One blogger visited the stunning location and made some great shots. That's what tells ...
While the speed of travel continues to grow, good to know that there is (and always will) the places that can be reached only by water. I grew up in Georgia, and I was always amazed how easy it is to be in the boat, looking at the river bank or walk over the bridge (as opposed to sitting in the car on the bridge in a traffic jam), this gives you a completely different view of the world. It is in this spirit that I have collected the following photos of the places on the water, you have to see. Most of them are cut off in the sense that you can not get access to them in any way, except for the boat.
Rio Pacuare, Costa Rica
I rafted the Pacuare in early 2000, when it was under threat of flooding due to construction of the proposed hydroelectric plant. In subsequent years, the river, though, was safe from flooding, but no one knows when there will be new proposals. Since river canyons illustrate the concept of "out of sight, out of mind", they are particularly vulnerable to environmental legislation / energy policy, which can only rely on small public protest. Only those few indigenous people who live near and rely on a clean, unobstructed river for survival, and / or those who work in the tourism industry and helps to develop new local economy in the region, in fact, never even see these places and care them. With warm water and a large, cheerful, but not particularly difficult rapids, Pacuare River is a classic for rafting, and the only way to get access to some almost impassable areas of the cloud forest.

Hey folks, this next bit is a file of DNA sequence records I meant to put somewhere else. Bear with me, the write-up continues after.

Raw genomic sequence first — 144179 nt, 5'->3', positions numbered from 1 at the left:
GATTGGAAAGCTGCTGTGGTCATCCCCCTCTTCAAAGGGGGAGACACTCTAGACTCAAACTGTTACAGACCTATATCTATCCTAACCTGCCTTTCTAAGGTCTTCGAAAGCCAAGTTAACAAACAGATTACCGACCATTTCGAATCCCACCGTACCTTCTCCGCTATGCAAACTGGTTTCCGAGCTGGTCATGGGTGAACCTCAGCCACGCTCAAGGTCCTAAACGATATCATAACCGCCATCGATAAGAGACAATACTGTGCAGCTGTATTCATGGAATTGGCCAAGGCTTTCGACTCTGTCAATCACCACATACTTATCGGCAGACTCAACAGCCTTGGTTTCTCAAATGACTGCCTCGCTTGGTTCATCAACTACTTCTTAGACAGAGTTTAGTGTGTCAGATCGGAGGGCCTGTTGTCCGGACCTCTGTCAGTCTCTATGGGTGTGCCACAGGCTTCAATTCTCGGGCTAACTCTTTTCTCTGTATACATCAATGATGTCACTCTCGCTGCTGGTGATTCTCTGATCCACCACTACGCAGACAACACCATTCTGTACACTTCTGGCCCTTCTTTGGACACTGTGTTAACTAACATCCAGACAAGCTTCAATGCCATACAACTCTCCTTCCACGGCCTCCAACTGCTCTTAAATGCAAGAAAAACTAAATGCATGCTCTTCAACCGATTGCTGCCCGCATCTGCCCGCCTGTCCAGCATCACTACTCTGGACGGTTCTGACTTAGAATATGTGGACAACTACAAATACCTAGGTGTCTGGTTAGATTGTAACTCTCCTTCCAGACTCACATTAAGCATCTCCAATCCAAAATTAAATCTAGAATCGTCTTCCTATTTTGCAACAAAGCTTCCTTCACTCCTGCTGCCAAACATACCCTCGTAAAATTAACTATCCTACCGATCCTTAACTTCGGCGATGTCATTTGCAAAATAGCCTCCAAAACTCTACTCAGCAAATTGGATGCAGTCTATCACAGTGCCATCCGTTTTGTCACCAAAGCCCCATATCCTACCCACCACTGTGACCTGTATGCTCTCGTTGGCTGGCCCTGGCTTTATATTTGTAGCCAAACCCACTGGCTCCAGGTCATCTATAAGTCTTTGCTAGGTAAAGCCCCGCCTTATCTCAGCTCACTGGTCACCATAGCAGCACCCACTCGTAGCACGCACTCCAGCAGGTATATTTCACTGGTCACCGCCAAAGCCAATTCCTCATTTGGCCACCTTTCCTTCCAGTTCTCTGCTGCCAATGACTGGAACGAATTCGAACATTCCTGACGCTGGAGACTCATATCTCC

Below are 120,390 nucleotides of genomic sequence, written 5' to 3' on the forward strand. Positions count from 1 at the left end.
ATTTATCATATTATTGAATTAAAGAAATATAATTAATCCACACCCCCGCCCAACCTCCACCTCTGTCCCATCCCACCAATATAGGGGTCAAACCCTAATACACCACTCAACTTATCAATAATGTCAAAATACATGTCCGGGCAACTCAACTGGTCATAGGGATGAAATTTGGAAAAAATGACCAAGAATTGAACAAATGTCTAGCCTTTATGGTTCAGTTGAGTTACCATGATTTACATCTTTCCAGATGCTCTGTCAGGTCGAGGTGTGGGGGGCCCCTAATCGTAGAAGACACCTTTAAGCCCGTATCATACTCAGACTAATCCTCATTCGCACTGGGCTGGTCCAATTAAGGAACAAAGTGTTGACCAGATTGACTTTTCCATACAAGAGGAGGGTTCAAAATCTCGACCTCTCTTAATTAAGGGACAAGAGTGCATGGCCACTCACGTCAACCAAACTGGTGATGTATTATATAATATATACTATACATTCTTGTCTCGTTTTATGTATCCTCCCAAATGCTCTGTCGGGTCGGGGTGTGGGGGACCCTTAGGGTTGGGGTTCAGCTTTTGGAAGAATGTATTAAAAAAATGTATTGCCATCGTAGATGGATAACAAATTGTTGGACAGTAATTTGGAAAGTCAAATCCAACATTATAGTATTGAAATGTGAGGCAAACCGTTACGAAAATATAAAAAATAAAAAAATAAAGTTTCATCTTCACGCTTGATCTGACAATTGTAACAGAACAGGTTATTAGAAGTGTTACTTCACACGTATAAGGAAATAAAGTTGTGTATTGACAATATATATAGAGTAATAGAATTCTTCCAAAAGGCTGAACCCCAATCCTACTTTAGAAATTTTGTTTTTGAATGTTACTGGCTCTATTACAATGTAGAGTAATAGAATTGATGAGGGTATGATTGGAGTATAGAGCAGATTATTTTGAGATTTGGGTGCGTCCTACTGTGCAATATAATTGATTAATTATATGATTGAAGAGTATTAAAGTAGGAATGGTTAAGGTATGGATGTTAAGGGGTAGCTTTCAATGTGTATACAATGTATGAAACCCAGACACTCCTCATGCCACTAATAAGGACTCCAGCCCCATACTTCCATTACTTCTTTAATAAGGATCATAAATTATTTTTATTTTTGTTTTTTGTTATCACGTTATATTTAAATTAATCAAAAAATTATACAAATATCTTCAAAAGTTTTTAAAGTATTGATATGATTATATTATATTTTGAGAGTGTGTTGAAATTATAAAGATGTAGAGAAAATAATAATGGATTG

Marine Reserve Whanganui-A-Hei Marine Reserve, North Island, New Zealand
Marine Reserve Te Whanganui-A-Hei (also known as the Catherdral Cove) is named after the large sea cave that connects the bay to bay Leg Cathedral. The reserve also includes bays Gemstone and Stingray. Despite the fact that there are hiking trails on the northern end of Hahei Beach, Hahei between the top and the Gulf of Gemstone, the only way to really explore the area - take a sea kayak.
Average tributary Salmon, Idaho
Average tributary Salmon is one of the classic routes for boating in the US and crosses the region's largest off-road. Its length is more than 160 miles, and is usually divided into the journey 5 days; it passes through the deep canyons with more than 100 rapids, 60 of which belong to the class III and IV and took place in the early days. Particularly notable are the numerous natural hot springs along the river banks.
Charles Darwin Station, Santa Cruz, Galapagos Islands